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Only Yesterday: 10 Years Ago, Michael Waltrip Made Positive Impact Amid Tragedy

When people think about what Michael Waltrip did in 2013, most will point to his team, Michael Waltrip Racing, as the culprit of the biggest controversy in recent NASCAR history: Spingate. The incident occurred right before the playoffs, making it the biggest story throughout the rest of the 2013 season. But that’s an article for another time.

What most people forget is that Waltrip, MWR and its drivers — Clint Bowyer, Mark Martin and Martin Truex Jr. — paid tribute to and honored victims of two different tragedies that befell 2012 and 2013.

In 2013, Waltrip was in the midst of his part-time career, in which he typically just ran the four superspeedway races at Daytona International Speedway and Talladega Superspeedway. While Waltrip typically ran for his own team, he put together a deal with the now-defunct Swan Racing to run for the team in the Daytona 500.

Waltrip was supposed to run the No. 30, but plans changed in late 2012 in the wake of the Sandy Hook Elementary School shooting that saw 20 first-graders and six adults tragically lose their lives. Waltrip and then-NASCAR CEO Brian France visited the Newtown, Conn. school, along with other members of NASCAR and Swan Racing to meet with the victims’ families.

Shortly after the tragedy, in January 2013, Waltrip and Swan unveiled the No. 26 car (to represent the total number of people who perished). Instead of the car sporting Swan’s typical red and yellow colors from 2012, the car was unveiled with a green and white livery, the colors of the elementary school, with a big ribbon adorning the hood.

Waltrip was “sponsored” by the Sandy Hook Special Support Fund, where people could donate to Newtown. Along with this, all three of his MWR cars would have a decal on them that said “Text ‘Newtown’ to 80888” as another way of spreading attention to the tragedy.

Waltrip said at the time that the effort was like nothing he had ever done behind the wheel of a racecar. He finished the Daytona 500 in the 22nd position. But it would not be the last time he would honor a major tragedy.

See also
Only Yesterday: Dale Earnhardt Gets Beat at His Own Game at Pocono

On April 15, a terrorist attack during the Boston Marathon resulted in three deaths and nearly 300 additional injuries. Waltrip felt personally affected by the tragedy, as at the time, he was the only NASCAR driver to have run the Boston Marathon, having done it in 2000 (for what it’s worth, he finished with a time of four hours, 33 minutes).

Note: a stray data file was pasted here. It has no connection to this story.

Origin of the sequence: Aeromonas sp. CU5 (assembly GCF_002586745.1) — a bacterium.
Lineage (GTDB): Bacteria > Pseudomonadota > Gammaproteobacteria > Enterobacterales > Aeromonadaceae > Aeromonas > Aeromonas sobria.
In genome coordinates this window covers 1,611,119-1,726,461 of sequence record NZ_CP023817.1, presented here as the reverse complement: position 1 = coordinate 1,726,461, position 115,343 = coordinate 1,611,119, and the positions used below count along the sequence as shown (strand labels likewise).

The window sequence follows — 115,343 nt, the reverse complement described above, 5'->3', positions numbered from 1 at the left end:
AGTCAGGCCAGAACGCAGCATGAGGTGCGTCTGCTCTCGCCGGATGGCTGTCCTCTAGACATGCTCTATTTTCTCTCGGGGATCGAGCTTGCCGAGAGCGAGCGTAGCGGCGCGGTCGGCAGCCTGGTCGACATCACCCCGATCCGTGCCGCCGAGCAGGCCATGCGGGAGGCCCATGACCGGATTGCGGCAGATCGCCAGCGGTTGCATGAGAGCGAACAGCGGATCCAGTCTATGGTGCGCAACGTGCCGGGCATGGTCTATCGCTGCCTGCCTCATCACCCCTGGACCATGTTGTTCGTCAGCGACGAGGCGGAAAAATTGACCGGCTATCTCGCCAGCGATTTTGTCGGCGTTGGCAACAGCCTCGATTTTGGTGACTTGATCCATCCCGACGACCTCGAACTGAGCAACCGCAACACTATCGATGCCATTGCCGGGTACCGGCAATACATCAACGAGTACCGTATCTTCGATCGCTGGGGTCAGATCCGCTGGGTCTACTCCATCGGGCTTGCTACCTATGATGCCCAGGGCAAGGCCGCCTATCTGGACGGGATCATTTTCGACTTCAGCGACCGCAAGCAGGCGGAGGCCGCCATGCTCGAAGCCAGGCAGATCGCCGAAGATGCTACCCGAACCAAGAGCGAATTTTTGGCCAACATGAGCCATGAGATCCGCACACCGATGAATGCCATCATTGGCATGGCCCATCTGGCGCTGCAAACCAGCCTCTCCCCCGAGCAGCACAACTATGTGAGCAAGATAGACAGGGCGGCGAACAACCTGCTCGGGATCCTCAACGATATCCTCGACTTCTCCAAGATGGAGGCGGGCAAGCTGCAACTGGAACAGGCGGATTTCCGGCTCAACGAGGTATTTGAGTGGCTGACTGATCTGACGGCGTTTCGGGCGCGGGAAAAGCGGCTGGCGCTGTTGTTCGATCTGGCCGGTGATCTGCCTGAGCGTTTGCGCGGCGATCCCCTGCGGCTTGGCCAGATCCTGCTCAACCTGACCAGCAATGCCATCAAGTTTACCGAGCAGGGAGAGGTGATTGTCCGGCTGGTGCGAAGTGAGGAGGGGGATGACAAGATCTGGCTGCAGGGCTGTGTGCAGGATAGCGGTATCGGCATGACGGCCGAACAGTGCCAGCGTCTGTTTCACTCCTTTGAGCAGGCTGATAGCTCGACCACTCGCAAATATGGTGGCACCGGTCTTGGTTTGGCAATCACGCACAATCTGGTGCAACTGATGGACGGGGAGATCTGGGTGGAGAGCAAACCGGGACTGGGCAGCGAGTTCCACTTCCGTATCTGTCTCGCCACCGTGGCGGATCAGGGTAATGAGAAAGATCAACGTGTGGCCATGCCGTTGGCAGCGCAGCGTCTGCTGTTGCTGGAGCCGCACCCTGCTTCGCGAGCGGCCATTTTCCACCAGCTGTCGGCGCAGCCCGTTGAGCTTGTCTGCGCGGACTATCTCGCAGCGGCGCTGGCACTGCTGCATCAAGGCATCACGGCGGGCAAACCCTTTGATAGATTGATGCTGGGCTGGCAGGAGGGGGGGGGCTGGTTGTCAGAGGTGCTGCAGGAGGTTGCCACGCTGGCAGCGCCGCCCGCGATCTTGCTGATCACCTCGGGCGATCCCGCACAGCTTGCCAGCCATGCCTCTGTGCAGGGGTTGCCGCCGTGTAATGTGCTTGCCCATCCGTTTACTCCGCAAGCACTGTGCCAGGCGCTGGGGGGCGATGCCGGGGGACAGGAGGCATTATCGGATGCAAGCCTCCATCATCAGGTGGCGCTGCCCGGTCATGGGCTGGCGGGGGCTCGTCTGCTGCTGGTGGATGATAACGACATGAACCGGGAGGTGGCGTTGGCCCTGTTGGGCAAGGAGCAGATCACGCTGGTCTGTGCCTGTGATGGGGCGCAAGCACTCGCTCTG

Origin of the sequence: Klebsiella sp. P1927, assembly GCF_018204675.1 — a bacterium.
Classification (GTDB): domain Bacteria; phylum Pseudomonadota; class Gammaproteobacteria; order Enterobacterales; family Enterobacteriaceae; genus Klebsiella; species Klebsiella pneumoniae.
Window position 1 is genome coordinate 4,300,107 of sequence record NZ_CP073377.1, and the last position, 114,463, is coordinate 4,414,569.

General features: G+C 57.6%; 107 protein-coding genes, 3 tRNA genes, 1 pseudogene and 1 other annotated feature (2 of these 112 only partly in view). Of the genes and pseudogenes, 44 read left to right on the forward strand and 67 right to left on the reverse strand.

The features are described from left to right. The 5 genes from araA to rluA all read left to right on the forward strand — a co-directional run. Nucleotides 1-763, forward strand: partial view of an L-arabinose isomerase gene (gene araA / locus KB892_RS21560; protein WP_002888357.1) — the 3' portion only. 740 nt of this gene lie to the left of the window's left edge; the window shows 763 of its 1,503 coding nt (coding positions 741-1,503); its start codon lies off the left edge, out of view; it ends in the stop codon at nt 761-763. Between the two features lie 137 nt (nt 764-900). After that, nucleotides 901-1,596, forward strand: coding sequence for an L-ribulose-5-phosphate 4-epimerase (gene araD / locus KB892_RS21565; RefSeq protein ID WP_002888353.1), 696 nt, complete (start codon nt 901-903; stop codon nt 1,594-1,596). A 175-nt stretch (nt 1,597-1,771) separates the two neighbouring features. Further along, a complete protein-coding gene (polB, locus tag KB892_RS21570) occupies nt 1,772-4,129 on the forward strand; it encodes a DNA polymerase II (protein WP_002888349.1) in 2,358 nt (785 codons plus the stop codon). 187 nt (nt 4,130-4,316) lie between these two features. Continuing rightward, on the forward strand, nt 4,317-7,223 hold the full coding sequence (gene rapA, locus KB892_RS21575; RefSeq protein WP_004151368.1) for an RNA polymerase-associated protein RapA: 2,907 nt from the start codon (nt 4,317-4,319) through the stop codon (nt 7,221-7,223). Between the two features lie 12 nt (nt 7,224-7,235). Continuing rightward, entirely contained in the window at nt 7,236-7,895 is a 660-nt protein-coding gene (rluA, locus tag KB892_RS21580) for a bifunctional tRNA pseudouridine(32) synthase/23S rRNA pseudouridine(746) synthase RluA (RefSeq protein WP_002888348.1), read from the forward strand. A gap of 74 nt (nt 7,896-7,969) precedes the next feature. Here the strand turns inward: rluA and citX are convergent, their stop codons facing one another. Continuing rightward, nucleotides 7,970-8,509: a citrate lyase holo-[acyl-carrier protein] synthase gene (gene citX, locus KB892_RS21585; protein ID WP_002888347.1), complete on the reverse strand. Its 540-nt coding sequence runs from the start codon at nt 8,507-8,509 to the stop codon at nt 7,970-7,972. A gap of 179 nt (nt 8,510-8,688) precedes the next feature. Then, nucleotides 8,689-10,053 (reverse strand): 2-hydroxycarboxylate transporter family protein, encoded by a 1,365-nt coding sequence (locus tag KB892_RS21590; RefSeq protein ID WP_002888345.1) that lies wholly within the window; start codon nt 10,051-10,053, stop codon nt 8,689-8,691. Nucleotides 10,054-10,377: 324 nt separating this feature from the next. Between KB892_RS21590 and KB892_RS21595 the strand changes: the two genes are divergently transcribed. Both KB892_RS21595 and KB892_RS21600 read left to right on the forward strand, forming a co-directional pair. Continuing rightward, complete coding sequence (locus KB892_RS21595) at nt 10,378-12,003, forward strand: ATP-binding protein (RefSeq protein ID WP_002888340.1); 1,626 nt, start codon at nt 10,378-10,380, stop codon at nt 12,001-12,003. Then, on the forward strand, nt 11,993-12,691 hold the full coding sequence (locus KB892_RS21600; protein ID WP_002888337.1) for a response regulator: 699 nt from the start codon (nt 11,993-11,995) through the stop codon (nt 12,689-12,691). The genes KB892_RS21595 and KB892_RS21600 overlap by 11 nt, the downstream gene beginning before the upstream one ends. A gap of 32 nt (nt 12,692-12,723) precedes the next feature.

“The news coming out of Boston this week was very personal to me,” Waltrip said at the time. “When I ran the Boston Marathon in 2000, I remember thinking about what a privilege it was to be able to participate and all the hard work it took to be there.”

In response, though Waltrip himself didn’t compete, all three of MWR’s cars once again sported a decal to bring light to the tragedy at Kansas Speedway the ensuing race. Only this time, it was a lot more noticeable.

Instead of its normal number fonts, Bowyer’s No. 15, Martin’s No. 55 and Truex’s No. 56 were redesigned to look identical to “bibs” — numbers worn across a runner’s chest in any given running race.

It’s a shame that the story of MWR honoring victims of tragedies may forever be overshadowed by Spingate. It’s obvious that had Spingate not happened, MWR may have lasted a lot longer than it did. On top of that, the 2007 rocket fuel controversy that plagued the team makes it seem like MWR was not a good organization.

However, while we should remember both of these massive penalties that MWR incurred so they don’t happen again in NASCAR, we should also remember how Waltrip and MWR did their best to ensure that the victims of two horrible tragedies in late 2012 and 2013 would not be forgotten.

About the author

Anthony Damcott joined Frontstretch in March 2022. Currently, he is an editor and co-authors Fire on Fridays (Fridays); he is also the primary Truck Series reporter/writer. A proud West Virginia Wesleyan College alum from Akron, Ohio, Anthony is now a grad student. He is a theatre actor and fight-choreographer-in-training in his free time. He is a loyal fan of the Cincinnati Reds and Carolina Panthers, still hopeful for a championship at some point in his lifetime.

You can keep up with Anthony by following @AnthonyDamcott on Twitter.

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Alex Curtis

This article is hilarious and the writer should be embarrassed. Michael Waltrip turned out to be the biggest cheater in NASCAR history. He cheated at the very first race MWR attempted to qualify for and didn’t stop. Then he also got caught stealing a part from a rival team. The end came when his partner was so embarrassed by the ridiculous actions of Waltrip he pulled out. “Mikey” is a disgrace and should not be honored by anyone or any organization.

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